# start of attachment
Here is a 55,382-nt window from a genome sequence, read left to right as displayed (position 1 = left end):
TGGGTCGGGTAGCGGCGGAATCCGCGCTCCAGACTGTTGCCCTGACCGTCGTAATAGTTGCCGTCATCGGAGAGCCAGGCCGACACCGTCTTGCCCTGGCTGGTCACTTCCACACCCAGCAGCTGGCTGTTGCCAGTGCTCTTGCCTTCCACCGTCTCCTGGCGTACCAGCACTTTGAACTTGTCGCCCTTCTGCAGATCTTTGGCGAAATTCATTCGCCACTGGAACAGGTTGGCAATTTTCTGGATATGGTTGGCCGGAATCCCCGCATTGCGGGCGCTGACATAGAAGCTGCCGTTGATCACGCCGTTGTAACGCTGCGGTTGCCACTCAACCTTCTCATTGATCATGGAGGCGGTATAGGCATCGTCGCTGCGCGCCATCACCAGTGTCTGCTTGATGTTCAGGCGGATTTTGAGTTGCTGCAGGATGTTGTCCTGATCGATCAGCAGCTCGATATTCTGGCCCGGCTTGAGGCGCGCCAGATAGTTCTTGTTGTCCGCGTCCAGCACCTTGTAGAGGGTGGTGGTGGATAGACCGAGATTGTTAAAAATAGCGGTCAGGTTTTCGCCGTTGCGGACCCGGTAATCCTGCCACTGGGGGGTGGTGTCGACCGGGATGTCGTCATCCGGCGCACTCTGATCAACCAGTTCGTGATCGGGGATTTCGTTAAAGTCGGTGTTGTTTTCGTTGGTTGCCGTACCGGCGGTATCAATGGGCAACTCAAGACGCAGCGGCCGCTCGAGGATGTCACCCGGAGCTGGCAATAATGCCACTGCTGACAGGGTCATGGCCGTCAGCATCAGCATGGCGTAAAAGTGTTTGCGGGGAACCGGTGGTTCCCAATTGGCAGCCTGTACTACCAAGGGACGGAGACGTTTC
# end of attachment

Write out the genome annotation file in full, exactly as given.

Here is a 55,382-nt window from a genome sequence, read left to right as displayed (position 1 = left end):
TGGGTCGGGTAGCGGCGGAATCCGCGCTCCAGACTGTTGCCCTGACCGTCGTAATAGTTGCCGTCATCGGAGAGCCAGGCCGACACCGTCTTGCCCTGGCTGGTCACTTCCACACCCAGCAGCTGGCTGTTGCCAGTGCTCTTGCCTTCCACCGTCTCCTGGCGTACCAGCACTTTGAACTTGTCGCCCTTCTGCAGATCTTTGGCGAAATTCATTCGCCACTGGAACAGGTTGGCAATTTTCTGGATATGGTTGGCCGGAATCCCCGCATTGCGGGCGCTGACATAGAAGCTGCCGTTGATCACGCCGTTGTAACGCTGCGGTTGCCACTCAACCTTCTCATTGATCATGGAGGCGGTATAGGCATCGTCGCTGCGCGCCATCACCAGTGTCTGCTTGATGTTCAGGCGGATTTTGAGTTGCTGCAGGATGTTGTCCTGATCGATCAGCAGCTCGATATTCTGGCCCGGCTTGAGGCGCGCCAGATAGTTCTTGTTGTCCGCGTCCAGCACCTTGTAGAGGGTGGTGGTGGATAGACCGAGATTGTTAAAAATAGCGGTCAGGTTTTCGCCGTTGCGGACCCGGTAATCCTGCCACTGGGGGGTGGTGTCGACCGGGATGTCGTCATCCGGCGCACTCTGATCAACCAGTTCGTGATCGGGGATTTCGTTAAAGTCGGTGTTGTTTTCGTTGGTTGCCGTACCGGCGGTATCAATGGGCAACTCAAGACGCAGCGGCCGCTCGAGGATGTCACCCGGAGCTGGCAATAATGCCACTGCTGACAGGGTCATGGCCGTCAGCATCAGCATGGCGTAAAAGTGTTTGCGGGGAACCGGTGGTTCCCAATTGGCAGCCTGTACTACCAAGGGACGGAGACGTTTC